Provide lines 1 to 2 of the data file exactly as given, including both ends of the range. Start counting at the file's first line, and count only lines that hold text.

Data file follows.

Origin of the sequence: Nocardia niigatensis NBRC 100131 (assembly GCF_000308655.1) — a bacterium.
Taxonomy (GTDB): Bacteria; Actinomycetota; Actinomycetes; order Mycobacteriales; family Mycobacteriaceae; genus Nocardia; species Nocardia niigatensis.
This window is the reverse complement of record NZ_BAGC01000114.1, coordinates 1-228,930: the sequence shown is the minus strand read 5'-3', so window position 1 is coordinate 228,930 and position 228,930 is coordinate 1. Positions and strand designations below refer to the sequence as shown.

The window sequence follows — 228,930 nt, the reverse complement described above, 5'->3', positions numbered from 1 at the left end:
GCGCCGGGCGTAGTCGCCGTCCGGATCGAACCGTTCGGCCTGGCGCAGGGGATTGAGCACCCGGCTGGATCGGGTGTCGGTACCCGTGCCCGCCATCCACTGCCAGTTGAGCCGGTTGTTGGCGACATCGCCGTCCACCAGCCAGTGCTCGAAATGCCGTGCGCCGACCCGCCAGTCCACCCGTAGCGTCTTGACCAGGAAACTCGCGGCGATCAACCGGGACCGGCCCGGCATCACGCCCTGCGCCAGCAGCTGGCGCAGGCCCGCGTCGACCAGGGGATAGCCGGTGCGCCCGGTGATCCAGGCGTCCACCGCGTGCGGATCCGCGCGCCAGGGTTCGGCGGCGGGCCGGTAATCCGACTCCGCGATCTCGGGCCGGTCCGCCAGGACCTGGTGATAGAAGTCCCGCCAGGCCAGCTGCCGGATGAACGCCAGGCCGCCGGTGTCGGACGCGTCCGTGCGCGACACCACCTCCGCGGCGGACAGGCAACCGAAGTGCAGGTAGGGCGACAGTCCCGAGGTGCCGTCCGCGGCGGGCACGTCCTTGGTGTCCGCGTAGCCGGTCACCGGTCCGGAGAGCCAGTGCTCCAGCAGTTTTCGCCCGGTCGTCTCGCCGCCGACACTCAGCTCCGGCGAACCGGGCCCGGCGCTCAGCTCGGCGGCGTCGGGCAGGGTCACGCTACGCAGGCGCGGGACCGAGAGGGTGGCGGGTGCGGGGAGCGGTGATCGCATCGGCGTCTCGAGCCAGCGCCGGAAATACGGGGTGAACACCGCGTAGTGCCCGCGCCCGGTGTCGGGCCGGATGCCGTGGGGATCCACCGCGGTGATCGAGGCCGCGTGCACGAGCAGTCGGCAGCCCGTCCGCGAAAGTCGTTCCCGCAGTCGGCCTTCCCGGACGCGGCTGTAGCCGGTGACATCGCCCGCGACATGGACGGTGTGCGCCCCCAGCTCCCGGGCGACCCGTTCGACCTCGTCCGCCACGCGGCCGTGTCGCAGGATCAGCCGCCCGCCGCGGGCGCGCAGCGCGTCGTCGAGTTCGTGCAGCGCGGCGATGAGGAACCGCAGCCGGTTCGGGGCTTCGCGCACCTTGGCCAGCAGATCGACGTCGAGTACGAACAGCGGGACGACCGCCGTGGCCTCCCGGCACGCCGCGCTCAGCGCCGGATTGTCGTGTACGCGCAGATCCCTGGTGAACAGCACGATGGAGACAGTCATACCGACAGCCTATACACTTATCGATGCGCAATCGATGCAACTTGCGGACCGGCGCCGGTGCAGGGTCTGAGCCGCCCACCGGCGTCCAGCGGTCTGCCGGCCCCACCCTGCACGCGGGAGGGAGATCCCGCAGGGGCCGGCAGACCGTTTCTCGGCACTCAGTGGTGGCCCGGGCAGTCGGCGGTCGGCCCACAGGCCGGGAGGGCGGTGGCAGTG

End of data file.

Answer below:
Origin of the sequence: Nocardia niigatensis NBRC 100131 (assembly GCF_000308655.1) — a bacterium.
Taxonomy (GTDB): Bacteria; Actinomycetota; Actinomycetes; order Mycobacteriales; family Mycobacteriaceae; genus Nocardia; species Nocardia niigatensis.